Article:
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Fort Campbell’s Warrior Transition Battalion Soldiers overcome personal challenges to depart on 167-mile bike ride

 

Written by Maria Christina Yager
Blanchfield Army Community Hospital

Blanchfield Army Hospital - BACH - Fort Campbell KYFort Campbell, KY – The 4th Annual Bluegrass Rendezvous is a personally challenging and therapeutic bike ride for wounded, ill and injured Soldiers and veterans, organized by the WTB’s adaptive reconditioning program and volunteers.

101st Airborne Division (Air Assault) Deputy Commanding General for Support, Brig. Gen. Kenneth Royar, came out to see the riders off on the first day of their ride. He first spoke individually with riders about their personal experiences in preparing for this physical and mental journey and then addressed the group.

101st Airborne Division (Air Assault) Deputy Commanding General for Support, Brig. Gen. Kenneth Royar talks with members of Fort Campbell’s Warrior Transition Battalion Sept. 28 before the group departs on the first day of the Bluegrass Rendezvous, a two-day 167-mile bike ride on and around Fort Campbell. (U.S. Army photo by Maria Yager)

101st Airborne Division (Air Assault) Deputy Commanding General for Support, Brig. Gen. Kenneth Royar talks with members of Fort Campbell’s Warrior Transition Battalion Sept. 28 before the group departs on the first day of the Bluegrass Rendezvous, a two-day 167-mile bike ride on and around Fort Campbell. (U.S. Army photo by Maria Yager)

“Thank you for providing us a great example of what resilience looks like. Any century ride is not easy and doing that between two days, the entire 167 miles, is totally impressive. We could not be more proud of you and we could not be more proud of the example you are setting not just for each other but for all of us,” said Royar, surrounded by the group of riders wearing brightly colored Bluegrass Rendezvous jerseys.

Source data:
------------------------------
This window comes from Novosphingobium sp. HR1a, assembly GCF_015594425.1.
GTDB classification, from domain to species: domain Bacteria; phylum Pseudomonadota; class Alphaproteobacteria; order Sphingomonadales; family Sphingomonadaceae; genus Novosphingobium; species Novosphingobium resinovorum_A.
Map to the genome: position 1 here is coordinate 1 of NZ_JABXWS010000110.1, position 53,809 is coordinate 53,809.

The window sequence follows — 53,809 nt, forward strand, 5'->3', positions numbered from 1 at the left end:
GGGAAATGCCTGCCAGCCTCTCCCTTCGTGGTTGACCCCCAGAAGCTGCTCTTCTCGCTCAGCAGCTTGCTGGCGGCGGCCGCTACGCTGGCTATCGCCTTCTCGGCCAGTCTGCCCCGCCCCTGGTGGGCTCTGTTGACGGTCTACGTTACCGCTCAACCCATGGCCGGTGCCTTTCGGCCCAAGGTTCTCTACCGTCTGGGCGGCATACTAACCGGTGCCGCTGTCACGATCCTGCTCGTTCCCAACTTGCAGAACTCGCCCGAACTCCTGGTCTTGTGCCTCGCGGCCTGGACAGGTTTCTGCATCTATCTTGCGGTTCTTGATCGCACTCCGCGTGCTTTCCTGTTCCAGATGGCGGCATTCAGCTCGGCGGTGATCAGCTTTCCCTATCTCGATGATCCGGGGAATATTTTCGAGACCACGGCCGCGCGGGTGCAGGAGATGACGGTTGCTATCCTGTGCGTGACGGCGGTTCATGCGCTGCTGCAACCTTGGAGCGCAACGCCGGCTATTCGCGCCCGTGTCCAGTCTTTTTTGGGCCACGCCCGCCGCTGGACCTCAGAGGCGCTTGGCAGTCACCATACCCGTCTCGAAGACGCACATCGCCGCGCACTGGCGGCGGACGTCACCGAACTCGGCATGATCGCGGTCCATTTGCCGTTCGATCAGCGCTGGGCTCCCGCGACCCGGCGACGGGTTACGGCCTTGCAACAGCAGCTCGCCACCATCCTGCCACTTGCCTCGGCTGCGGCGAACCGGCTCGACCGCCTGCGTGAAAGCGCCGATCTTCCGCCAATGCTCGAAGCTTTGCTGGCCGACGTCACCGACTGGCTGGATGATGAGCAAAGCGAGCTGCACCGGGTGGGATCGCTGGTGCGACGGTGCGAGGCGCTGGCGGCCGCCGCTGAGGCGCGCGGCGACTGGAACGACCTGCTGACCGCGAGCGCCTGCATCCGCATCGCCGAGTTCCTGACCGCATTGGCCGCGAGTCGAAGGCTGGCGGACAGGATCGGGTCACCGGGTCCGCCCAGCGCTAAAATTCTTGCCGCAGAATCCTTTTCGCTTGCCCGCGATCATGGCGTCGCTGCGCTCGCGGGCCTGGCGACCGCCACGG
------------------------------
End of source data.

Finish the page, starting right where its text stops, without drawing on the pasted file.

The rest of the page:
Other WTB Soldiers, staff and supporters also came out to cheer on the group of approximately 35 riders. The scene at the WTB bike shack was filled with excitement and activity as Soldiers and veterans made final adjustments and safety checks to their equipment and lined their bikes up for the start. WTB commander, Lt. Col. Shawn Butler, and other WTB staff are riding along with the WTB team.

Participant Sgt. 1st. Class Brian Terry, cadre at the WTB, is one of several riders using a recumbent bicycle to complete the Bluegrass Rendezvous. “I hurt my back a few years ago and a recumbent bike takes the pressure of riding off of my back because you sit reclined,” he said, “This is my second Bluegrass Rendezvous and I’m highly looking forward to it.”

Soldiers, staff and veterans from Fort Campbell’s Warrior Transition Battalion prepare to set out on the Bluegrass Rendezvous, a two-day 167-mile bike ride on and around Fort Campbell. (U.S. Army photo by Maria Yager)

Soldiers, staff and veterans from Fort Campbell’s Warrior Transition Battalion prepare to set out on the Bluegrass Rendezvous, a two-day 167-mile bike ride on and around Fort Campbell. (U.S. Army photo by Maria Yager)

Riders have been training for this event throughout the year and had to receive clearance from their care team to participate. Soldiers at the WTB participate in at least 150 minutes of moderate intensity physical adaptive reconditioning per week. The activities are individually tailored by a unit physical therapist to meet each Soldiers recovery goals.

Incorporating adaptive reconditioning activities into Soldiers’ recovery plans helps them understand how much they can still accomplish and achieve in their career, physical, social, family, and spiritual goals with increased self-confidence.

“Bicycle riding offers more benefits to our Soldiers besides just the physical fitness aspect. As they work through their healing process, Soldiers can experience positive social interaction with other riders as well as relieve stress and achieve goals,” said Butler.

Soldiers are assigned to the WTB after sustaining a wound, injury or illness that requires nurse cased managed care. This event is a milestone for many WTB Soldiers and culminates a transition goal for some.


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